Sunday, May 24, 2009
Adventures with Elephant at Flatdogs Camp
Adventure with Elephant at Flatdogs
One of the unique features of Flatdogs camp is the fact that the wild animals are allowed to come into the park and wander around. There are night watchmen who can accompany you to the toilet at night, and other staff during the day, that help keep the human visitors from coming too close when the wild animal happens to be a hippo, elephant or giraffe!
Wonkie Tusk and Gilbert
There are several elephants that we have been told are known by name in the camp and we have witnessed "Wonkie tusk" and some of her two daughters and younger sister. She is so named because one of her tusks points to the front and the other to the back. She also has a sister that comes through the area with her children also.
Our first morning here we were not able to get into the food storage area because one of the children was grazing right there. We went back a little while later and were able to get our stuff. One morning we watched as Wonkie tusk and children cruised through the area. One of the young juveniles knocked over one of the nice wooden chairs and then kicked it for good measure. He also managed to knock over a sign.
Another morning, as we were preparing to go fix our meal in the kitchen, we saw the herd moving through so skirted around buildings so they wouldn't see us. A Dutch couple that we had been visiting with came over with their cooler. They were getting ready to leave and were packing up when the family came through. The watchmen suggested they put their cooler in the kitchen area because "Wonkie tusk" can recognize a cooler and has been known the stomp one that was outside to get to what was in it and we were told the she has also pushed open a car window to get to one she saw inside the vehicle!
I went back to our tent one morning to get some cooking items I had forgotten and was unable to get into the tent because one of the young ones was right there at our tent! He finally moved away far enough that I was able to get what I needed. Another morning we were going to catch a ride into town with the shopping run and were at our tent getting things out when the family was moving through and were afraid we were going to be stuck in our tent. The proper etiquette is to stay back away from them and try to keep something large like a tree, tent, vehicle to move behind if they get too close. If you are in your tent you are to stay there.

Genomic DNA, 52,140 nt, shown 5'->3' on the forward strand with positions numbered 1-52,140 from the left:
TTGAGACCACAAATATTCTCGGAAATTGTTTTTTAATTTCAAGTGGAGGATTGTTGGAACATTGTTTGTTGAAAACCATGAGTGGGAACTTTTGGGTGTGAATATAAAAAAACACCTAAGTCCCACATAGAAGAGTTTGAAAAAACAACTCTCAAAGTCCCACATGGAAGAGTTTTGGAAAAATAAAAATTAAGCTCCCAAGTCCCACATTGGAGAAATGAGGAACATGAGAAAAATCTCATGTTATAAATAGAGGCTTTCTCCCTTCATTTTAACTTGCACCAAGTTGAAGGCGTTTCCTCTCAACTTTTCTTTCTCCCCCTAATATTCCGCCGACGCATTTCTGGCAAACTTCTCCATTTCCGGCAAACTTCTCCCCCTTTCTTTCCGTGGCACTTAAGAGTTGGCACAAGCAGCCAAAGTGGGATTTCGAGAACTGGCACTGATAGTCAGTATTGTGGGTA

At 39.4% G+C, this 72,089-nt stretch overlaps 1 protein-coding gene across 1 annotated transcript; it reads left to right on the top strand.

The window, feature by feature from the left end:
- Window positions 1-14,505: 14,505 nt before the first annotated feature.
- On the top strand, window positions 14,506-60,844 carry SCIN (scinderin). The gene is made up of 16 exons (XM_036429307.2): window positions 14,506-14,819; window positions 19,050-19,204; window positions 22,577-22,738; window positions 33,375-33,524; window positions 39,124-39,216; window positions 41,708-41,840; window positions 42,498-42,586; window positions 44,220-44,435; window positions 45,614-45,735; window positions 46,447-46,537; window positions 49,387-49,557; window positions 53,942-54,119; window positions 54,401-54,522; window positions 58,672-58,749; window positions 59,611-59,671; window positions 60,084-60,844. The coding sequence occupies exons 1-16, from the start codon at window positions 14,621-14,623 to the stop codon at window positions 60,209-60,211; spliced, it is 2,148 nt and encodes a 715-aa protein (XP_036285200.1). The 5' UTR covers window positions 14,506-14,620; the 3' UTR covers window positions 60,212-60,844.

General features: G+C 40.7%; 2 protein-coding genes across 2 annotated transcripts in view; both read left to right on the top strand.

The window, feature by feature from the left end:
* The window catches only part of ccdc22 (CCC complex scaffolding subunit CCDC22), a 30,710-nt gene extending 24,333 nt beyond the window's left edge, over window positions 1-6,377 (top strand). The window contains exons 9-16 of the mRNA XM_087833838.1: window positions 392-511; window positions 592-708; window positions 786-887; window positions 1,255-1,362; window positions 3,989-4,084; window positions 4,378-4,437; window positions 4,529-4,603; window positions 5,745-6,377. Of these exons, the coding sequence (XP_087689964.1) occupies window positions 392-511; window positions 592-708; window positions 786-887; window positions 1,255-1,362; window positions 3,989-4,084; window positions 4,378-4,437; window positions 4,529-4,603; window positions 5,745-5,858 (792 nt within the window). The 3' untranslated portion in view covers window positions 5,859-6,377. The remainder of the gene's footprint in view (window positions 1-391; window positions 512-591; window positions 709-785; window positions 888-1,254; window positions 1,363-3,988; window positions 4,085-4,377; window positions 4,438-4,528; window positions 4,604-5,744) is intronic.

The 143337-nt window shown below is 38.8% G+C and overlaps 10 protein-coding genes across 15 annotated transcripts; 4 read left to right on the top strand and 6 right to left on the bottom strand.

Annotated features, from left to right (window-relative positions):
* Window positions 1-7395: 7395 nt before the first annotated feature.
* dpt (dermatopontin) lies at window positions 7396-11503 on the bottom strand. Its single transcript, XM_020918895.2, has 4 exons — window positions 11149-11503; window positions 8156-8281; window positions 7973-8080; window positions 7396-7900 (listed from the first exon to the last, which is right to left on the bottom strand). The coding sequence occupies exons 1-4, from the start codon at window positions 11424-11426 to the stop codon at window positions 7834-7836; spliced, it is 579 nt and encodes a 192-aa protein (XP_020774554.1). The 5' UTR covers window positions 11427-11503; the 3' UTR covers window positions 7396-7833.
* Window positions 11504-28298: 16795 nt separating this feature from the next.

The only story we have been told about them bothering a tent was by Jess, one of the managers, about two young guys that reported that a elephant had cut into their tent with her tusk and took the biscuits that had in their tent out. Of course, they were not supposed to have food in their tent and this explains why.
We also have seen Gilbert, a huge old bull elephant with beautiful tusks and no tail. Evidently some of them lose their tail to parasites or a predator trying to attack them. Gilbert was our excuse one morning to go eat in the restaurant because he was feeding right outside the kitchen. While we were having breakfast, moved onto the lawn overlooking the river by the restaurant. There was a young guy down sitting in a chair enjoying the early morning when Gilbert came up behind him. It was quite a startling experience for him to say the least.
Another encounter we had with the elephants was one afternoon while I was sitting outside our tent painting and Robert was reading a book. A girl came up to the sink by our tent area and turned to me and said, "Excuse me, did you know there was an elephant behind you?" I turned around and there was one about 40 feet from us feeding. I retired to the platform to finish working on my painting and Robert followed the group as they wandered through the camp.
We have also been told by one of the local workers here at the camp that the villagers have used what has been known as a chili fence to keep the elephants out of their fields. What they do is take old cooking oil that they have cooked chilis in and dipped rags in this and strung them around their field. They report that it does keep the elephants out of their field.